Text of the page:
http://menwithpens.ca/ | Written by James
Icky. It’s a word that makes me shudder.
I shudder because this juvenile term is being used by fully grown adults. Business owners. People who should by now know a little more professionalism and who should speak words a touch above my 7-year-old’s current lexicon.
Really, people. Icky?
But using a childish term when you’re 40 or so isn’t what most turns me off. What really makes me roll my eyes is that some people equate ‘icky’ to a crucial aspect of business success. An aspect so integral to business survival that doing anything less than embracing it leads to fast, hard disaster:
You see, if you’re in business, there’s really no room for ‘icky’ at all. In fact, if you start feeling ‘icky’ about an integral area of your business, you might as well just close up shop right now. Rip down your website. Turn away your customers. Because there’s just no hope.
What am I talking about? Sales and marketing, of course.
And there’s nothing ‘icky’ about it. Sigue leyendo
I write long.
It’s a bit of a fault of mine, actually. I feel that long posts are just … better, somehow. Fuller. Richer. More valuable. I feel that long posts give you all the goods, everything you need, all in one place.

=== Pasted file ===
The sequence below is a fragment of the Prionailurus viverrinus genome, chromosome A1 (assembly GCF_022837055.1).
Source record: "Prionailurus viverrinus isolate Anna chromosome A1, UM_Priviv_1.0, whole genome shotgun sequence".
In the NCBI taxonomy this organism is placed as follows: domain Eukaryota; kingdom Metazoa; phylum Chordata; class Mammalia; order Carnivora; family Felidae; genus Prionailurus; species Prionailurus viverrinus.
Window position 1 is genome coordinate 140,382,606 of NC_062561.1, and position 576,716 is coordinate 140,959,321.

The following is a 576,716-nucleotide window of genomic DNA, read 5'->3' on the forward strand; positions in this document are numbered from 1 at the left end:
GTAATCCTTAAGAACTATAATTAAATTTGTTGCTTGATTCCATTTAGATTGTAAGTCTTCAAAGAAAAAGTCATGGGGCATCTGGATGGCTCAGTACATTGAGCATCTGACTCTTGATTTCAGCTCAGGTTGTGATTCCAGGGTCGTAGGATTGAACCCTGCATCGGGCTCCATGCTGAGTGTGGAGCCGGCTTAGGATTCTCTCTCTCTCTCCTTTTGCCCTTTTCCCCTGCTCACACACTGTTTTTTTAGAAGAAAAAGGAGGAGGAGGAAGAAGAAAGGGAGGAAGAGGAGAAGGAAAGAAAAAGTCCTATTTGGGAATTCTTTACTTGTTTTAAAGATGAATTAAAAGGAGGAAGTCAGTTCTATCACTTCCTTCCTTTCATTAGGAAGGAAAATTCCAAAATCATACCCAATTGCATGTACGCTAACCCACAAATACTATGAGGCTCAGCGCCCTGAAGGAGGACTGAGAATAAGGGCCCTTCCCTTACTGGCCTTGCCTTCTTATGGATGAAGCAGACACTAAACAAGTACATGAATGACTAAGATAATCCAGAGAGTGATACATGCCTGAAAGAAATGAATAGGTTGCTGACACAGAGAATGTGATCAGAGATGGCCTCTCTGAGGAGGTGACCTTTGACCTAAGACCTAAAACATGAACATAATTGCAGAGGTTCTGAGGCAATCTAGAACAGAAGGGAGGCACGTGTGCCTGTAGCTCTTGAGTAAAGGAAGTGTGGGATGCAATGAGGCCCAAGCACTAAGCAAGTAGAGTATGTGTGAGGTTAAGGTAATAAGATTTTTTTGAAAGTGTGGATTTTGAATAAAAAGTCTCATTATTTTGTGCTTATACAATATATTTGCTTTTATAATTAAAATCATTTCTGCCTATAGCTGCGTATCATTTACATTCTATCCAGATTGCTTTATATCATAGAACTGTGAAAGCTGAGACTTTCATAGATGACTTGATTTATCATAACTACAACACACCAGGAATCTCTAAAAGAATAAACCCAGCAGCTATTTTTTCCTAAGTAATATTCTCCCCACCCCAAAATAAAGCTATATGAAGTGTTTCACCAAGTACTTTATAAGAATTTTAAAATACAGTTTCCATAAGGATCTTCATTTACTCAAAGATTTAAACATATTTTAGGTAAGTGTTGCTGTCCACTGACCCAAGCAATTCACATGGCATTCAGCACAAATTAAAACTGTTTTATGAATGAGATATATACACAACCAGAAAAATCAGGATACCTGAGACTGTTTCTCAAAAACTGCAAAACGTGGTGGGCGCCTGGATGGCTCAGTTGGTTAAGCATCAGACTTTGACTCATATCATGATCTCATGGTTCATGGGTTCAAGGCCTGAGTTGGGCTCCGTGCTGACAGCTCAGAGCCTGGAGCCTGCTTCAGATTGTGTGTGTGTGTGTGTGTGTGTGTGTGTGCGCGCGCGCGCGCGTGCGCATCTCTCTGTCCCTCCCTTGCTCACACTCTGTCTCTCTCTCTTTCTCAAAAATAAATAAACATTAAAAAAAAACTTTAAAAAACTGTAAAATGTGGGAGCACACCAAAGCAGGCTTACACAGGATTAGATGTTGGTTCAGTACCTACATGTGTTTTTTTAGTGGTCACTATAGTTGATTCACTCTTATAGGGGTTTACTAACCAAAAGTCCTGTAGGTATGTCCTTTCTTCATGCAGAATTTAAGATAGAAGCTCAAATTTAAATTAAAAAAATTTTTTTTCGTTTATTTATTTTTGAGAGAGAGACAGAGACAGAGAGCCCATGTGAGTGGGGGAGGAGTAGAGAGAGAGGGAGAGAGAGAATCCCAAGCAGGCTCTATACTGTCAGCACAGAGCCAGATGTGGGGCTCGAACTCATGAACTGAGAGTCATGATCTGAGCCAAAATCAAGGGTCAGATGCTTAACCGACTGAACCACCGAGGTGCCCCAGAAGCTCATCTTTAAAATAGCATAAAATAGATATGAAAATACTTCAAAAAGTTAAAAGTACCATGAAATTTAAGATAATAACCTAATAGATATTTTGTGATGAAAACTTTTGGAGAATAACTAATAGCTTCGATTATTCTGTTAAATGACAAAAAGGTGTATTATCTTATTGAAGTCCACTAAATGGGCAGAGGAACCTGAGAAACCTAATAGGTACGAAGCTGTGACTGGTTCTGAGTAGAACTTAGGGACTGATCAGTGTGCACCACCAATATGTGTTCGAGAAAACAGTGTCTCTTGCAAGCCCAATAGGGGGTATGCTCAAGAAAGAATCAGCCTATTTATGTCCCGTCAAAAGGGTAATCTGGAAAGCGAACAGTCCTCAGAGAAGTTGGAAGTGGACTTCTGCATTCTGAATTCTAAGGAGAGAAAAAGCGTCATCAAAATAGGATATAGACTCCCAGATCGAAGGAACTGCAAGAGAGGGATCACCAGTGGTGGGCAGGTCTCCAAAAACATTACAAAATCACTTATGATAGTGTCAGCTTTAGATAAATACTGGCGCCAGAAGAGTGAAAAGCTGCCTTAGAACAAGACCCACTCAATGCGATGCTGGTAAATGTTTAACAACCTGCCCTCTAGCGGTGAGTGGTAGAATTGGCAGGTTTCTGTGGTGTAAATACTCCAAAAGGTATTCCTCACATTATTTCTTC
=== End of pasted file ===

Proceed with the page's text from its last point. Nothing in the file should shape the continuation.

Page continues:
Long posts are hard work, though. Delivering that much value and information in a single post without losing a reader’s attention is tough. And if a reader decides it’s too much work to get to the end…
Well. That’s no good, is it? Then nothing gets read. All that hard work goes to waste.
So each time I write blog posts, I’m mindful of my tendency to write long. Sometimes my first drafts extend well over 1,500 words. Then I trim and edit and cut and snip until they’re back down to something manageable.
Truth be told, that isn’t always fun.
In fact, some people have asked that I shorten posts down. That I deliver fast bites with impact, that I publish quick messages they can grasp in an instant. They want to hear what I have to say… they just don’t have the time to read it all.
This isn’t new. Other thought leaders write short. Chris Brogan publishes posts that are just a few paragraphs. Not always, but sometimes. Seth Godin has mastered the short post and his audience loves him for it. Julien’s posts get straight to the point.
And it works. Sigue leyendo